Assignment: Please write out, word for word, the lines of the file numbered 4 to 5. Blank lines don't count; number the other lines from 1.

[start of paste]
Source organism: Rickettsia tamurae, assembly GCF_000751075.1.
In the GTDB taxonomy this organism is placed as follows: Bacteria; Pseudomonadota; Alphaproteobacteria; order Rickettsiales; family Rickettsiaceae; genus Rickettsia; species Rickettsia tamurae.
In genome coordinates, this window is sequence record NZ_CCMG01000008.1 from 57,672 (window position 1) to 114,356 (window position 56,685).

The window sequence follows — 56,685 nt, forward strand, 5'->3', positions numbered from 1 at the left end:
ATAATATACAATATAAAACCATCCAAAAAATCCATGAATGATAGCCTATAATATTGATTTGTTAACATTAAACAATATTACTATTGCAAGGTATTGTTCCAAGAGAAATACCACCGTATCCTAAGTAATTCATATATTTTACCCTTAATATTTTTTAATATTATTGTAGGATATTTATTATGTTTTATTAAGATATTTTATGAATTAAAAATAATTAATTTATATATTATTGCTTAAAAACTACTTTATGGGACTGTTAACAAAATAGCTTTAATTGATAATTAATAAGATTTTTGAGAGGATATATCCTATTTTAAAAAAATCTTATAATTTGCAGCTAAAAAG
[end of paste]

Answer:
The window sequence follows — 56,685 nt, forward strand, 5'->3', positions numbered from 1 at the left end:
ATAATATACAATATAAAACCATCCAAAAAATCCATGAATGATAGCCTATAATATTGATTTGTTAACATTAAACAATATTACTATTGCAAGGTATTGTTCCAAGAGAAATACCACCGTATCCTAAGTAATTCATATATTTTACCCTTAATATTTTTTAATATTATTGTAGGATATTTATTATGTTTTATTAAGATATTTTATGAATTAAAAATAATTAATTTATATATTATTGCTTAAAAACTACTTTATGGGACTGTTAACAAAATAGCTTTAATTGATAATTAATAAGATTTTTGAGAGGATATATCCTATTTTAAAAAAATCTTATAATTTGCAGCTAAAAAG